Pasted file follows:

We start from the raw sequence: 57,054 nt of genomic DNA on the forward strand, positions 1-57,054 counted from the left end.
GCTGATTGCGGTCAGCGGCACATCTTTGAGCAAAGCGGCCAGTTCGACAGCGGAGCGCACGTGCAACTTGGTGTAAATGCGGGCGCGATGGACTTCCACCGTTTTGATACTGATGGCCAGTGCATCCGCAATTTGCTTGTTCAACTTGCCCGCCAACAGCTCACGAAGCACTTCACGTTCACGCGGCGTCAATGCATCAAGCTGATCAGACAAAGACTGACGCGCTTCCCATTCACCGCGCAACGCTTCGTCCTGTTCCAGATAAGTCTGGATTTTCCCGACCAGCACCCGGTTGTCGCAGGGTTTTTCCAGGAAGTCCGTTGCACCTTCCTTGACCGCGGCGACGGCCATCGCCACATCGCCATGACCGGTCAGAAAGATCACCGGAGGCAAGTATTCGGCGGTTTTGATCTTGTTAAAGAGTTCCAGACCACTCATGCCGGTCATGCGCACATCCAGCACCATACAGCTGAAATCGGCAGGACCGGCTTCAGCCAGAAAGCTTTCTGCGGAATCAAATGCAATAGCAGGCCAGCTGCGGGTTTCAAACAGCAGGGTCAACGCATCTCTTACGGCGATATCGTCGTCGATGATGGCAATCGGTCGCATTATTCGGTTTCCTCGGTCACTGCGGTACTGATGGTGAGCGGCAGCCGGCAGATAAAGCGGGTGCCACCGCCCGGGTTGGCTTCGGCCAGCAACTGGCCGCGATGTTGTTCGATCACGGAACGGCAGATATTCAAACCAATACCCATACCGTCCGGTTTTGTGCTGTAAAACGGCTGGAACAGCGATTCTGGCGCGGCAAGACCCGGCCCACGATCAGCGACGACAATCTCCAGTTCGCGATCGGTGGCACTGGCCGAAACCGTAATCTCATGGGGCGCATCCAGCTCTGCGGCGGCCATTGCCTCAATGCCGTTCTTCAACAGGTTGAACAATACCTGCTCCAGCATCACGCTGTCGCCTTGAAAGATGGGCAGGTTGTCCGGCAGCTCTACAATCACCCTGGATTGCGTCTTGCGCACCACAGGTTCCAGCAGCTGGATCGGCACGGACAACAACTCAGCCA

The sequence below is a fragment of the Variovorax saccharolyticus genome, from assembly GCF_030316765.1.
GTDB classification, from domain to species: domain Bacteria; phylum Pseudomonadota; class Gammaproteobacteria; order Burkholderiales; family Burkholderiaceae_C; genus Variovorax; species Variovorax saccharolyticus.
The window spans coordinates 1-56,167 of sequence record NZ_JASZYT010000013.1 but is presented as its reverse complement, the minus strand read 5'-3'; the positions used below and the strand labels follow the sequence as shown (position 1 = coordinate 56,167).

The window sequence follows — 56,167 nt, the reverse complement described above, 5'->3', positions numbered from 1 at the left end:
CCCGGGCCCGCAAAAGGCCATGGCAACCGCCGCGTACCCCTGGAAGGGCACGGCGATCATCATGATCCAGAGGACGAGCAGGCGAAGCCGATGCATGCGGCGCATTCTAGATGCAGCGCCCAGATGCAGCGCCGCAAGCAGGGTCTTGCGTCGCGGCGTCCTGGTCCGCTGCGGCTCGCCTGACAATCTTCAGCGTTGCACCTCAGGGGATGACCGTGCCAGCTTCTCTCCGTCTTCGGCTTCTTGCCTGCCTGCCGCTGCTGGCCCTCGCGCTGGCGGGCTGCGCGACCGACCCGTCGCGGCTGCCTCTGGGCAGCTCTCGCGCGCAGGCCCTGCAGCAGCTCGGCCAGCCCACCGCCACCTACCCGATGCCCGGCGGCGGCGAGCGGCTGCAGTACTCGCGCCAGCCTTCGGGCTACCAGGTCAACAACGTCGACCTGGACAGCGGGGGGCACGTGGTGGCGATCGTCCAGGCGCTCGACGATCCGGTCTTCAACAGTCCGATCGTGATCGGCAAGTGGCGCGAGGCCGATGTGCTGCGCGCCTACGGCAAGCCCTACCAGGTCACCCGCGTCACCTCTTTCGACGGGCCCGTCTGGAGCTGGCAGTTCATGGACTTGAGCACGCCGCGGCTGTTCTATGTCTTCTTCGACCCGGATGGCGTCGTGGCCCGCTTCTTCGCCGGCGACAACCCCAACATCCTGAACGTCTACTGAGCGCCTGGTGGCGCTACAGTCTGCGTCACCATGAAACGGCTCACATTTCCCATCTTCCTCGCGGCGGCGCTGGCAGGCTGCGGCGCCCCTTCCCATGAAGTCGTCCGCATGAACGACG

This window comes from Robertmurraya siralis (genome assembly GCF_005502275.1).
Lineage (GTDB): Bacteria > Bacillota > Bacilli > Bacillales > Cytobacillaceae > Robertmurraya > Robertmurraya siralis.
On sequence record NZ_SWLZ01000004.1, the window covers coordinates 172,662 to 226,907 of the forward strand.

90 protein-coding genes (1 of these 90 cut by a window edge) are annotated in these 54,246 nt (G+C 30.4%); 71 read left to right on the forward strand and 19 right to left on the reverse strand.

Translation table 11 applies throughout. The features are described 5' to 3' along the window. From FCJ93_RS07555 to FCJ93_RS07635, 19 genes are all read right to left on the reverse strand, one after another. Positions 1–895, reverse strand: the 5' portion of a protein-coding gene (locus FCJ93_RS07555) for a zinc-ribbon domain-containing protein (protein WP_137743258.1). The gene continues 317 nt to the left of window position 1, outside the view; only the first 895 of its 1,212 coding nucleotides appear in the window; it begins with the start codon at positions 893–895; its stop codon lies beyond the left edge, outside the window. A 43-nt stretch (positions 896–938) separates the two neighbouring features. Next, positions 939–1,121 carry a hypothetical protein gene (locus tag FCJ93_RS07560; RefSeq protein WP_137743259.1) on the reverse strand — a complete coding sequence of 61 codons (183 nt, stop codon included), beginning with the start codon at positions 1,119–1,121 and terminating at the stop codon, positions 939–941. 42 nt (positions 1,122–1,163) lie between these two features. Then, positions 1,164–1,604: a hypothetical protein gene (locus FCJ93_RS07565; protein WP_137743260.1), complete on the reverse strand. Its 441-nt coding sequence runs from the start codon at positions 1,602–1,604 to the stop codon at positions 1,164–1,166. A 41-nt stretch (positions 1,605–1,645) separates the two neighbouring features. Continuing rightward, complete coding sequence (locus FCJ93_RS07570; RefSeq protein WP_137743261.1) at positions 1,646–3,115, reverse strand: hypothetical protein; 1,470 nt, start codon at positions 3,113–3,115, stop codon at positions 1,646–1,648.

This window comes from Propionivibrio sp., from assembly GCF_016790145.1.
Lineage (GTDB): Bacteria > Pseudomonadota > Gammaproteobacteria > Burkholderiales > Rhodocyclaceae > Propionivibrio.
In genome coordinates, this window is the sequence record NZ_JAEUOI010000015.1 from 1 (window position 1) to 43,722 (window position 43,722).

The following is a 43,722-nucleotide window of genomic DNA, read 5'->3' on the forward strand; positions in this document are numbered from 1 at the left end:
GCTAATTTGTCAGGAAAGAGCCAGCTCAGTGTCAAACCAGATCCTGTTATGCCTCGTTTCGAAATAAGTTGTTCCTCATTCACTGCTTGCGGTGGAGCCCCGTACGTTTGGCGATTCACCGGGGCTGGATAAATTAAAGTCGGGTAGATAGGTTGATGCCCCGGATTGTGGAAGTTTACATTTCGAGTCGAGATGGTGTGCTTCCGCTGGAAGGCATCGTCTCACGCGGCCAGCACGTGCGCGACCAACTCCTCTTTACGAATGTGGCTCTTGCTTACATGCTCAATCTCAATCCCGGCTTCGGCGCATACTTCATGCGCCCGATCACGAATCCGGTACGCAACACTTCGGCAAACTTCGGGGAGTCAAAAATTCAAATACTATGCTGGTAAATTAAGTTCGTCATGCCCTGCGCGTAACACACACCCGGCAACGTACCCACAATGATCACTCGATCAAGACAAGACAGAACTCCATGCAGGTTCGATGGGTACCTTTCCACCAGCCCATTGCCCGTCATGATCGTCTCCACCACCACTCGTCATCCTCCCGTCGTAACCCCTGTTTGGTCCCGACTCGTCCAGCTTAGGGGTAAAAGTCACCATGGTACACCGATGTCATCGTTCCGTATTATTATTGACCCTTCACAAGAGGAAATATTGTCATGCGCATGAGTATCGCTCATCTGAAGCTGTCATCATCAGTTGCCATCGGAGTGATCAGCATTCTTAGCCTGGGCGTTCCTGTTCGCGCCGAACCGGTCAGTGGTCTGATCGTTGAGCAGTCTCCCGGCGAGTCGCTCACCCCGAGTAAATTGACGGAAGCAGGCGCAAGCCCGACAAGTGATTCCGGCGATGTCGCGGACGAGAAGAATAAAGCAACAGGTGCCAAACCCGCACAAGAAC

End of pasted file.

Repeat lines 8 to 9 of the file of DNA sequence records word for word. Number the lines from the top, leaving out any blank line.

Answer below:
This window comes from Robertmurraya siralis (genome assembly GCF_005502275.1).
Lineage (GTDB): Bacteria > Bacillota > Bacilli > Bacillales > Cytobacillaceae > Robertmurraya > Robertmurraya siralis.